While I'm not an expert on electromigration, it seems obvious to me that the answer is "Black's equation does not apply to very short wires".
Black's equation is an empirical model to estimate the MTTF (mean time to failure) of a wire due to electromigration. The equation does not mention length, and so it predicts the same MTTF no matter what the length of the wire.
Wikipedia says of the Blech length "Any wire that has a length below this limit will not fail by electromigration."
Black's equation predicts that even very short wires will fail due to electromigration, which contradicts the discovery of Mr. Bleck that such wires actually don't fail due to electromigration.
- Black's equation doesn't apply to wires shorter than the Blech length.
My understanding is that Black's equation is a very useful and practical rule of thumb that was used long before anyone understood the physical mechanisms of eletromigration, and is still used today.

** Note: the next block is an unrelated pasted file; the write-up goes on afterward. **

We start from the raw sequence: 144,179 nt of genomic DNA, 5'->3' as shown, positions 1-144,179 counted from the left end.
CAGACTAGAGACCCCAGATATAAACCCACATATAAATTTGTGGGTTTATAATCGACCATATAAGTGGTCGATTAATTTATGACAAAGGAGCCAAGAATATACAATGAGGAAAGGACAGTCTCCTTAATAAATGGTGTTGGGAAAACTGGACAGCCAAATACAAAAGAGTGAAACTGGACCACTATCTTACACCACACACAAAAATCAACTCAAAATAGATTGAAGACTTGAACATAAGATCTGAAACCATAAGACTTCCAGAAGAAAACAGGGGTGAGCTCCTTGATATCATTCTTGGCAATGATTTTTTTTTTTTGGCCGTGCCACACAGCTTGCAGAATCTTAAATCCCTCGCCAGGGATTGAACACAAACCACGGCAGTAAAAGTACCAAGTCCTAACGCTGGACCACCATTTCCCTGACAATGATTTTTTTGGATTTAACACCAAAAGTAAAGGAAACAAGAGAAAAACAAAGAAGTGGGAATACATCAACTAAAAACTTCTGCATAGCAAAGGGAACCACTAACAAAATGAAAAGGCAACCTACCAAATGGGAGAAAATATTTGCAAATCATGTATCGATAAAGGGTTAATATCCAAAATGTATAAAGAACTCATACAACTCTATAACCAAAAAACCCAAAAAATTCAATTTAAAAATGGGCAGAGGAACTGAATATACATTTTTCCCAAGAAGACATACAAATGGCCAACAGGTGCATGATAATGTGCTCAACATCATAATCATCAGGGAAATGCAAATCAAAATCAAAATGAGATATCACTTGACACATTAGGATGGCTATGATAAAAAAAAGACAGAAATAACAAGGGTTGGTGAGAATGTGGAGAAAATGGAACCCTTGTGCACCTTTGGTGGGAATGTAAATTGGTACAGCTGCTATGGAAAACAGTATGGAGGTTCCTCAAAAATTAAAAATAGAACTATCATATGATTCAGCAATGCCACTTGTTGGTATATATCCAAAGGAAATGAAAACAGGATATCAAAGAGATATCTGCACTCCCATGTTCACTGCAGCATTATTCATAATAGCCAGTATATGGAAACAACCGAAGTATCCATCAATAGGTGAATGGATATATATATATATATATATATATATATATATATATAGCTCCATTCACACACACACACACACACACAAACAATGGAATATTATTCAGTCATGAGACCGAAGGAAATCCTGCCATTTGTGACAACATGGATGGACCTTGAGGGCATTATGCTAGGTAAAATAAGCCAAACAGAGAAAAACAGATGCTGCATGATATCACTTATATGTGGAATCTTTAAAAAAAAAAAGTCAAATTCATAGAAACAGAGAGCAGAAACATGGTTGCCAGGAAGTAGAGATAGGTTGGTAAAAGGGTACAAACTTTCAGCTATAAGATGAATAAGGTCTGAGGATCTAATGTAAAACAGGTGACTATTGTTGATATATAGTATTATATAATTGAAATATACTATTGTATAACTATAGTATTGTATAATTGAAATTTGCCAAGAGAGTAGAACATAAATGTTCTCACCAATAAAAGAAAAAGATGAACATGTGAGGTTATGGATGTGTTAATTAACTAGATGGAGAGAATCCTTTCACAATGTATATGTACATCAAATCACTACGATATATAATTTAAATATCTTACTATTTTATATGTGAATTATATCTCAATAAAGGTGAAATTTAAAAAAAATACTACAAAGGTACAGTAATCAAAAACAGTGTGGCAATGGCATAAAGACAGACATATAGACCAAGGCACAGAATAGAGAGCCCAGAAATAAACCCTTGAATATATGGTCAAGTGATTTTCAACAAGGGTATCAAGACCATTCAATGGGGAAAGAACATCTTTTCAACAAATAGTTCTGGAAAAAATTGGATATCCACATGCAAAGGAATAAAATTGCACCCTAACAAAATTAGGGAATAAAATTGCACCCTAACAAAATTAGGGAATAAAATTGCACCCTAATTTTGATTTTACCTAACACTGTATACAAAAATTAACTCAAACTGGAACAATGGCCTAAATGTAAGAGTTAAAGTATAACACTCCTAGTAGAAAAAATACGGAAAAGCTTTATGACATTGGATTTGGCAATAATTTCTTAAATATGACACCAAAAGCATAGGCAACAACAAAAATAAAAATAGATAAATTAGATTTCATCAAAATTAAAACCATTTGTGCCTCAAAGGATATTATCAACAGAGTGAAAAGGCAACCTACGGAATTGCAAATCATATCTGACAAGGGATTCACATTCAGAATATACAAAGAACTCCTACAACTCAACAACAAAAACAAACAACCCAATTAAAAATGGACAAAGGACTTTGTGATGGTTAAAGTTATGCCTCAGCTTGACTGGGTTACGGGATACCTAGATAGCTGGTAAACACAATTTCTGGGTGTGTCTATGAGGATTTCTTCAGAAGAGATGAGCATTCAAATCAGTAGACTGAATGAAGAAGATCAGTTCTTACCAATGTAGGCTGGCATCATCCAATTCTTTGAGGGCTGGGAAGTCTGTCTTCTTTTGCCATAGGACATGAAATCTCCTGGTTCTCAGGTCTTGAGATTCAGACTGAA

Much like Newton's second law ("F=ma") is still used today, even though "F=ma" is known to be incorrect over very small distances or at very high velocities.
R.L. de Orio et. al. have have developed physics-based models to estimate MTTF of a wire.
As you might have expected, those models give approximately the same MTTF as Black's equation for long wires in the kind of environment Mr. Black worked in, and a much longer MTTF ("immortal") for very short wires.
R.L. de Orio, H. Ceric, S. Selberherr.
"Physically based models of electromigration: From Black’s equation to modern TCAD models"
Microelectronics Reliability journal.